13. Again, read and completed each step of the the Readme file.
  14. Tested my (now) CS 2.0 website.  Keep in mind my site is still working and pointing to the scottelkin database.  My test site is working at http://localhost:81 and mapped to my temporary scottelkin2 database.
  15. Backed up my CS 2.0 website and CS 2.0 database.
  16. Now I want to move my blog from where it is by default:

    and switch it to the root at:

    This will mirror my .Text installation and make sure that all old links to my site don't break.

  17. For this, I followed Dan Bartels – Blogging At the Root.
  18. The one question I was unsure of was what my “defaultApplicationKey” was.  Because I had tested my installation prior and saw “blog_0” in the querystring, I guessed that and was correct.  All the other settings were by the book.
  19. At this point, I decided to make my site live.  I restored my scottelkin2 database into my scottelkin database.  Funny enough, I had never tried that before.  It just took me actually reading the column headings of the restore dialog and it went very smoothly.  I had to make sure it showed “scottelkin2_data” was being restored into “C:\data\scottelkin_data.mdf”.
  20. I then stopped the WWW Publishing Service, renamed my live site to “scottelkin_old” and changed the new one to “scottelkin”.
  21. Because I changed databases, I had to update my web.config to point to the new one.
  22. I also changed my SiteURL in the cs_Sites table to my fully qualified “”.  I doubt that mattered, but did it just in case.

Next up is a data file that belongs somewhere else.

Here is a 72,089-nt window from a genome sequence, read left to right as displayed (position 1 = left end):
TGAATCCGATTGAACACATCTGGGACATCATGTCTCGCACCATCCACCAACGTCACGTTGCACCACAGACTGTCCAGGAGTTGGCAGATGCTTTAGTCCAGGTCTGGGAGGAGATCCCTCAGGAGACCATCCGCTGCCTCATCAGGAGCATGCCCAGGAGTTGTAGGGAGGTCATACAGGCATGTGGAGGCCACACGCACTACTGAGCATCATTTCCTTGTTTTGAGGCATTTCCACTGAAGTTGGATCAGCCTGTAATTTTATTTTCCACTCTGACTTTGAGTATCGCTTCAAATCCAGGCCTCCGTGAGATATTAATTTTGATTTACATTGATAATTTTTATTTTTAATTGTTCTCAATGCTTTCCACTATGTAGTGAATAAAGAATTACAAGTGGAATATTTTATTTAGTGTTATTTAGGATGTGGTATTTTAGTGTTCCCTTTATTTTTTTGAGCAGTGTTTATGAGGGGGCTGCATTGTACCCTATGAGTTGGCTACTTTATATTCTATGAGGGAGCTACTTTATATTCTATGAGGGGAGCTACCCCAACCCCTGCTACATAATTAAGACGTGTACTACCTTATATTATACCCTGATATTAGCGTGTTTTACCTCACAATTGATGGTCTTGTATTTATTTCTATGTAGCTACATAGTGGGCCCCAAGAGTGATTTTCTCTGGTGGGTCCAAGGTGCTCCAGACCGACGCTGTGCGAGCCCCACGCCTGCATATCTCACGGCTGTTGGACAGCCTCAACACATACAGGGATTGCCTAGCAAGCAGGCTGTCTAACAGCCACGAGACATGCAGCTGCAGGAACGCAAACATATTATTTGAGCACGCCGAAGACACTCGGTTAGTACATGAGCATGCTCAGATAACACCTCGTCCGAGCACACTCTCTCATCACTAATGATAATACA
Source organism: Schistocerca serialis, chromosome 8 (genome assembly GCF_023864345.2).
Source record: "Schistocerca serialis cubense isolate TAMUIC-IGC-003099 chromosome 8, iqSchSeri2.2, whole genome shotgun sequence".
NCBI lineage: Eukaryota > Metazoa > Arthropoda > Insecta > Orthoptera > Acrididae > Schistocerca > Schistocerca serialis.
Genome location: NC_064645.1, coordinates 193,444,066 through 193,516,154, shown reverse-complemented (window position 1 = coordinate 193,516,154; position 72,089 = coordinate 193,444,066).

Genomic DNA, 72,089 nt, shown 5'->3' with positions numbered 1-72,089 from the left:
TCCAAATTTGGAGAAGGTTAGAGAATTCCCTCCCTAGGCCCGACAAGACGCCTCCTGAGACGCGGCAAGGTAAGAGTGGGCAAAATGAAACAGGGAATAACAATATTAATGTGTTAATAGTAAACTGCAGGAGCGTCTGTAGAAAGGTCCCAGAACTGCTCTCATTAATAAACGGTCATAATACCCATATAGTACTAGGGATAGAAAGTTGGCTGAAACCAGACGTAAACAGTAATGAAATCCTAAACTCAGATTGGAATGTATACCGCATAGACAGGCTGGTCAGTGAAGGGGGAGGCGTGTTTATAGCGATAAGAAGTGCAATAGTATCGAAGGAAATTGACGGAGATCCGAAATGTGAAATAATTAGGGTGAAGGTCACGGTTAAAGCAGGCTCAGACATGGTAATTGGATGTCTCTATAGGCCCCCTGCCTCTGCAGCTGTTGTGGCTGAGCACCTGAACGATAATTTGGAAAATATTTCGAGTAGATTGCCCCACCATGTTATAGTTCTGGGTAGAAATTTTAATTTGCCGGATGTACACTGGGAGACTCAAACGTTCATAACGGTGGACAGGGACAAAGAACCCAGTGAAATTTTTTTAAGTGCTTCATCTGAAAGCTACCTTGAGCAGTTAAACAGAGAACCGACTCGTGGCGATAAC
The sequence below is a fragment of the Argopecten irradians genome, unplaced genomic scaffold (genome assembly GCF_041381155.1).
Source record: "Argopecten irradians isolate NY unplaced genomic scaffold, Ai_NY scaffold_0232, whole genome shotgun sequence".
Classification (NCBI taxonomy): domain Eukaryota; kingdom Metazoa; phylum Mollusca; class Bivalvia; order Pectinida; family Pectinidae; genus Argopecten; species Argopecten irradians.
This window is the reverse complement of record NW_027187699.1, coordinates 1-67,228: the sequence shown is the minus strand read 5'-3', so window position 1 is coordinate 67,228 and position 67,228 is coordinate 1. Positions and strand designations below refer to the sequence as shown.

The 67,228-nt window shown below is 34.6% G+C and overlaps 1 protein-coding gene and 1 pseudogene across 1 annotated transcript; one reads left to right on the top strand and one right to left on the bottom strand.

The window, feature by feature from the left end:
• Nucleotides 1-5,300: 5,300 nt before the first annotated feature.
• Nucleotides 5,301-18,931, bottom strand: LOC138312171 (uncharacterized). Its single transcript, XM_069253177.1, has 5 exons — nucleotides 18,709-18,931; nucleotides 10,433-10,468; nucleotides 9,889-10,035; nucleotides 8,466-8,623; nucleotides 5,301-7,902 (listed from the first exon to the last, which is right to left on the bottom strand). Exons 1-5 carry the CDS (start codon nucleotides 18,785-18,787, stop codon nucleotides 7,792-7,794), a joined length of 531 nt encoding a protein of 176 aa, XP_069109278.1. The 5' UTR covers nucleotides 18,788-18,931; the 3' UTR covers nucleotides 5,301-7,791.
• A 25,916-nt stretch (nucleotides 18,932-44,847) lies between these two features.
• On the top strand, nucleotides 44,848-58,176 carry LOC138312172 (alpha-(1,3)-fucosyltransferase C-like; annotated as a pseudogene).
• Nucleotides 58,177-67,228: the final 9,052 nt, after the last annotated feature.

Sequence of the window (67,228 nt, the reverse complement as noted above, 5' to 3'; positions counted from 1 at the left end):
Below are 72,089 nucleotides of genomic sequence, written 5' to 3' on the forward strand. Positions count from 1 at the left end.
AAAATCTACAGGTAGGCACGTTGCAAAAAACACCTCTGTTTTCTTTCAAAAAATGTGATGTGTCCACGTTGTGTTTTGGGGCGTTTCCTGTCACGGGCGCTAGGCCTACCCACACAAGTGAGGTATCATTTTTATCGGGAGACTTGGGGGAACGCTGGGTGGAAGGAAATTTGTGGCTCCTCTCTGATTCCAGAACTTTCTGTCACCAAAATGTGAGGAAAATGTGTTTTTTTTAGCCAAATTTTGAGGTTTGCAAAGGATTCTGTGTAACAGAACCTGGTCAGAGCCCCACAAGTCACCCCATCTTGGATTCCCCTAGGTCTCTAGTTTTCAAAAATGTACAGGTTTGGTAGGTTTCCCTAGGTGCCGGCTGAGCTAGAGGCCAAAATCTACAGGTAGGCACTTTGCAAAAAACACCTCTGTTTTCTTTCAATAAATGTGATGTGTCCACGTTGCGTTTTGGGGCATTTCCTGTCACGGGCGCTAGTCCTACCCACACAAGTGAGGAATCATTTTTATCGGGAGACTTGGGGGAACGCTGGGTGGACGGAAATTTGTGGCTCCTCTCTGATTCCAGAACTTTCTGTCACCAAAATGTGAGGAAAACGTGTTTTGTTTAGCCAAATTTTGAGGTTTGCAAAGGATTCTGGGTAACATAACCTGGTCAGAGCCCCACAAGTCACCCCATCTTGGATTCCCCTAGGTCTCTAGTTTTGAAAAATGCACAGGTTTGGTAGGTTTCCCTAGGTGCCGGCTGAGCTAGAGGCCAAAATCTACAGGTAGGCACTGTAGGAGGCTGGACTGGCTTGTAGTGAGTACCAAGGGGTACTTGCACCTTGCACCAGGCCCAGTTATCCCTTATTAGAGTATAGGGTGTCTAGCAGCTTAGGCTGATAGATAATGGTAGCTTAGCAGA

23. At this point my site was hanging externally, but worked locally.  This was caused by my ISAPI_Rewrite extension I installed to rewrite all http://scottelkin url’s to Community Server was rewriting all url's to, then the extension would re-write them back. Ouch. When I nuked that, all worked fine, except now Community Server was re-writing to which I didn't want..  This was why I was using the extension to begin with, as Google will rank your www and non-www url’s separately, yielding lower PageRank all around.
  24. After a little hunting, I made a switch in the cs.config file and now all url's correctly point to my www domain. 

And now to start customizing…

Counting Down Until Community Server

I am counting down the days until February 17th when Community Server version 2 goes RTM.  The latest Beta 3 were released last week, and I am biting my download trigger finger to keep from installing it.  Just a few more weeks…


Sometime in the recent few weeks I jumped to a Google PageRank of 5, which has seemed to increase the comment spam to annoying levels.

Between and that and how sick I am of staring at my site design, oh boy can I not wait any longer.

Also in my quest to stare blindly at the Community Server site, I noticed a new Videos section.  I watched a video Rob Howard walking through a few sites that are using the new engine.  Pretty nifty.

Community Server uses some ASP.NET 2.0

Pretty cool those guys are, thinking ahead and all. I just noticed that my CS 1.0 database has all (or near all, not sure) the tables and stored procedures that get installed for ASP.NET 2.0 membership, profiles, role management and personalization.

To get it in your database, assuming you have the 2.0 framework installed is to run:

C:\windows\Microsoft.NET\Framework\$VERSION #$\aspnet_regsql.exe

That will kick off a SQL Setup wizard to give you what you need.

I am not sure, but was Beta 1 even out yet when CS came out? Those ex-softies get all the goods early!